PURPOSE OF REVIEW: As the safety and efficacy of invasive electrophysiologic studies and ablation therapy in pediatrics improves, there has been a greater interest in developing adequate risk stratification criteria for the asymptomatic pediatric patient with Wolff-Parkinson-White syndrome. This review will discuss the recent literature regarding this debate. RECENT FINDINGS: Recent retrospective and prospective studies of Wolff-Parkinson-White syndrome in asymptomatic pediatric patients have shown that the well established adult criteria for risk stratification may not be applicable in children. Both symptomatic and asymptomatic children had similar accessory pathway effective refractory periods and supraventricular tachycardia inducibility in recent invasive electrophysiologic studies. The first attempt at prospective evaluation of the use of ablation therapy in asymptomatic adult and pediatric patients with the condition has sparked a debate as to the definition of a high-risk patient and the utility of ablation in the asymptomatic patient. SUMMARY: It is still controversial whether the established criteria for risk stratification in adults can be confidently applied to the pediatric patient. The majority of pediatric electrophysiologists use invasive electrophysiologic studies for risk stratification and selection of appropriate therapy. This clinical practice reflects the increasing prevalence and safety of electrophysiologic study and ablation. Further studies to better define indications for study and ablation are still necessary, however, to define accurate criteria for risk stratification in this difficult pediatric problem.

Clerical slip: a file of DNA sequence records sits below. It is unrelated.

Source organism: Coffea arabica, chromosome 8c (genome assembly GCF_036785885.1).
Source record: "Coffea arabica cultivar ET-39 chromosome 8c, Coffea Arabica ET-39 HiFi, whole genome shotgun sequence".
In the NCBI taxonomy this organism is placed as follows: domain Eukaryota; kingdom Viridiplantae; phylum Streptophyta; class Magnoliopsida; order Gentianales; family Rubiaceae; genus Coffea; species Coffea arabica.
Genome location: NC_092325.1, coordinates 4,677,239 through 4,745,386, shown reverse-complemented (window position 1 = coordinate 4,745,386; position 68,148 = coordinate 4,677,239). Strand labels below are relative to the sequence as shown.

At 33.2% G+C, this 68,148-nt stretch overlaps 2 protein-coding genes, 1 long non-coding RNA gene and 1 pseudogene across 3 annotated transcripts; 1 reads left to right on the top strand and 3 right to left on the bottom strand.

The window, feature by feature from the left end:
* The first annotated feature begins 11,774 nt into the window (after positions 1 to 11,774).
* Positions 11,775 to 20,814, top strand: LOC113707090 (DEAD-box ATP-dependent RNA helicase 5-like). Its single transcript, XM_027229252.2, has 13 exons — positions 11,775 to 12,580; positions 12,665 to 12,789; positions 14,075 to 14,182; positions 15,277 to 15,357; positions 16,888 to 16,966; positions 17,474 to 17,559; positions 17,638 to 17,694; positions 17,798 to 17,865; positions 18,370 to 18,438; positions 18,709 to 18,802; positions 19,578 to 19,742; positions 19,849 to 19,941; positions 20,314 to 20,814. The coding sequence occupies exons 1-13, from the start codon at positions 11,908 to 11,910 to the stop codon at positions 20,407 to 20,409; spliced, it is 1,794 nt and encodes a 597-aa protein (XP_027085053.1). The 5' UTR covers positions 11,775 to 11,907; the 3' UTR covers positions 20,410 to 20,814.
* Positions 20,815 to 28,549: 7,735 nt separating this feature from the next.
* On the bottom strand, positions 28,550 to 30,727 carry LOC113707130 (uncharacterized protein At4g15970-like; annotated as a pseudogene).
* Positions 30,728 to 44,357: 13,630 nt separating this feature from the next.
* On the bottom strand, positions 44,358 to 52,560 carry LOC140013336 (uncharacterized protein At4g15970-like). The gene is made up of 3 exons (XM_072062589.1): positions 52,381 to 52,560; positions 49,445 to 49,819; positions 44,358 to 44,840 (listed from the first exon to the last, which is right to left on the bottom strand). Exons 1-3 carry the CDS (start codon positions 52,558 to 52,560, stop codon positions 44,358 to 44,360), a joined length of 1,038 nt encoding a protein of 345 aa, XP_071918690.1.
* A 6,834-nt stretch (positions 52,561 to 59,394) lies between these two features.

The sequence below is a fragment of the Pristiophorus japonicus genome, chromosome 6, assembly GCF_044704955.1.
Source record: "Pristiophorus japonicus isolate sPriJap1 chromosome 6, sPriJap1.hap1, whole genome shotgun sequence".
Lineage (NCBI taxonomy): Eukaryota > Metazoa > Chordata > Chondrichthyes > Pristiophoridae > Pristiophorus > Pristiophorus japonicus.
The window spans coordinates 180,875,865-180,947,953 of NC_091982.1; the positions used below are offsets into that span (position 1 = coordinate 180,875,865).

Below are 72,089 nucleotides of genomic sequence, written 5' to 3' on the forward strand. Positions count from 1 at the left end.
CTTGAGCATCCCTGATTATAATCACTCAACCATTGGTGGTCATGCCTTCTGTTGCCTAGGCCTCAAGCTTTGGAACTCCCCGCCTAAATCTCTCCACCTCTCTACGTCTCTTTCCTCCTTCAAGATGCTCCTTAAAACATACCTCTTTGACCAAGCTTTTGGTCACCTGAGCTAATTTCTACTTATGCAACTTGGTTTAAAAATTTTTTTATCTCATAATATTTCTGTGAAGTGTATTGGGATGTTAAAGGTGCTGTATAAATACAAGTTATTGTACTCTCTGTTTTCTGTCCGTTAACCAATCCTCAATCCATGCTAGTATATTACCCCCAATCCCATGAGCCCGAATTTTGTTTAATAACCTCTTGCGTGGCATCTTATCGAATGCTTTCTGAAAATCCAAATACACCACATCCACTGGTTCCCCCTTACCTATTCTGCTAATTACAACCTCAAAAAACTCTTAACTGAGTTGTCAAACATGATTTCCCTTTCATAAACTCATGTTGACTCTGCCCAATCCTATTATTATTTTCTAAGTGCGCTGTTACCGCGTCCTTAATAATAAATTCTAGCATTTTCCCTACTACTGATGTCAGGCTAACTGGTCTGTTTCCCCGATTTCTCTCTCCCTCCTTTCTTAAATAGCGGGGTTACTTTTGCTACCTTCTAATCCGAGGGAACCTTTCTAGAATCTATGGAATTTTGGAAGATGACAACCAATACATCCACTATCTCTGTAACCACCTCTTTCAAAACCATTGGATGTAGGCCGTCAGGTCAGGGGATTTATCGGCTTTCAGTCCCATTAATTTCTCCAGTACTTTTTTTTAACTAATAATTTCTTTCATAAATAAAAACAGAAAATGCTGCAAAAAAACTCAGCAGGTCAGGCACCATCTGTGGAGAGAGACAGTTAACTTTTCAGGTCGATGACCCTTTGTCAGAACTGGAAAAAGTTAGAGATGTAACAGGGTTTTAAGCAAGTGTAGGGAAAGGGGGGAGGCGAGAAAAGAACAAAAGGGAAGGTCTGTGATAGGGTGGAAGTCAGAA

Ablación por Catéter/métodos , Técnicas Electrofisiológicas Cardíacas/métodos , Síndrome de Wolff-Parkinson-White/terapia , Factores de Edad , Niño , Humanos , Modelos de Riesgos Proporcionales , Medición de Riesgo , Factores de Riesgo , Síndrome de Wolff-Parkinson-White/diagnóstico , Síndrome de Wolff-Parkinson-White/prevención & control